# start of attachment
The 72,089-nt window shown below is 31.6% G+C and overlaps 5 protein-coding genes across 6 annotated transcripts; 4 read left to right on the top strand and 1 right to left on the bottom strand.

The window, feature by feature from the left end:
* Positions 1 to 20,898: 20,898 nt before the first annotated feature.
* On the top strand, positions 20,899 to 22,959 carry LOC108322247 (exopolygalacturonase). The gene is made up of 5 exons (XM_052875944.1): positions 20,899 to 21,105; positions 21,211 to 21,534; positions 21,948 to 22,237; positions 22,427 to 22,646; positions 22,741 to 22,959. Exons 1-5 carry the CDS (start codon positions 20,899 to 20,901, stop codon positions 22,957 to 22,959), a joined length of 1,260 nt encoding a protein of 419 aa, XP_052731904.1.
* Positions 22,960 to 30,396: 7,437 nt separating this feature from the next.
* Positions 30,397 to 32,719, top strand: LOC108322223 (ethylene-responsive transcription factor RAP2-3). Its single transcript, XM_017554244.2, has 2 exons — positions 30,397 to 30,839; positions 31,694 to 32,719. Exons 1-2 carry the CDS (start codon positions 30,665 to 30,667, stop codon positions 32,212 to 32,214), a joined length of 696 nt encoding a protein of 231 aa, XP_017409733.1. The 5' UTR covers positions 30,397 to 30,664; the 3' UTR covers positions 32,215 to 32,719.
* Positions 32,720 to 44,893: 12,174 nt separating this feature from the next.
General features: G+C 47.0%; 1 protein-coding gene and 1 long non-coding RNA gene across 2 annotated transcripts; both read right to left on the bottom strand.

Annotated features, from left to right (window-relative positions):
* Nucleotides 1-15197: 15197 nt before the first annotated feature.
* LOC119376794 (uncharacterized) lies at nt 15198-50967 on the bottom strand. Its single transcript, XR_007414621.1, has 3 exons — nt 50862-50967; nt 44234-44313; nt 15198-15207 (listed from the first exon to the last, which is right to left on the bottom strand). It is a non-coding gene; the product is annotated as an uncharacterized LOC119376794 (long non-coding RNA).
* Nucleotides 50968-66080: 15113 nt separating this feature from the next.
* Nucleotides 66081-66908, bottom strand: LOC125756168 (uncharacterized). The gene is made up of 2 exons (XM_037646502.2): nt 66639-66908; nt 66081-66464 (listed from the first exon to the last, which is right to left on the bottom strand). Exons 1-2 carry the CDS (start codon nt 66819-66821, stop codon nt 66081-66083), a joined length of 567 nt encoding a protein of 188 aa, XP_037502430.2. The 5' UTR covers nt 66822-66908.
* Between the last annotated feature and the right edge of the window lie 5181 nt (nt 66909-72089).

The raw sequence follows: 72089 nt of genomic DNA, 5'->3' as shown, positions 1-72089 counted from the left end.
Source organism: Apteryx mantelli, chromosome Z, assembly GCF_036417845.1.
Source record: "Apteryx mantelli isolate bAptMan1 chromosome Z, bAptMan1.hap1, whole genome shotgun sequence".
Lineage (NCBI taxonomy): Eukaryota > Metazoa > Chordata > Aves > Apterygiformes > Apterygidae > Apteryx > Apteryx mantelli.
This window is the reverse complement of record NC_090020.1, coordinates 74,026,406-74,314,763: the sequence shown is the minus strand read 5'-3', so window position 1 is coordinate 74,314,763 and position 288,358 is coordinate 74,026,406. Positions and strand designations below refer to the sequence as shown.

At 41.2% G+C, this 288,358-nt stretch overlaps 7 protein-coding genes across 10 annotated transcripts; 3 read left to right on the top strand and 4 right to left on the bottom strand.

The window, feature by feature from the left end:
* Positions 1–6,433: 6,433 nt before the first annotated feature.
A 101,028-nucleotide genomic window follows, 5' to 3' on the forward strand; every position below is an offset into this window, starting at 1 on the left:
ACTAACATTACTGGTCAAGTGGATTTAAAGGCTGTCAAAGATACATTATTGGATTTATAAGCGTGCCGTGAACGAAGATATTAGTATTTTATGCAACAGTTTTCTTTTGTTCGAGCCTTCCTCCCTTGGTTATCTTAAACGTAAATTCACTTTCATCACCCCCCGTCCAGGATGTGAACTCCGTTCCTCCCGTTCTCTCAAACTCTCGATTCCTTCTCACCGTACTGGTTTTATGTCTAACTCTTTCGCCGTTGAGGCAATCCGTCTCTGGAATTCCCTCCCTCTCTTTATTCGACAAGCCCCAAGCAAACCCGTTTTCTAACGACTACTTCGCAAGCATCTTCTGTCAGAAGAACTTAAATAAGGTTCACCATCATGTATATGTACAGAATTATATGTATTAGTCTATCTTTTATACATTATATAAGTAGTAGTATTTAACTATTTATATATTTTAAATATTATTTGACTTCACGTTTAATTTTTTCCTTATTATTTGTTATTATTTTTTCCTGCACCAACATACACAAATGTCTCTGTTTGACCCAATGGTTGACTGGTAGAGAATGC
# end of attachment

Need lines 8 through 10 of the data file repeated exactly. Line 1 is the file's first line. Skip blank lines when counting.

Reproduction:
General features: G+C 47.0%; 1 protein-coding gene and 1 long non-coding RNA gene across 2 annotated transcripts; both read right to left on the bottom strand.

Annotated features, from left to right (window-relative positions):
* Nucleotides 1-15197: 15197 nt before the first annotated feature.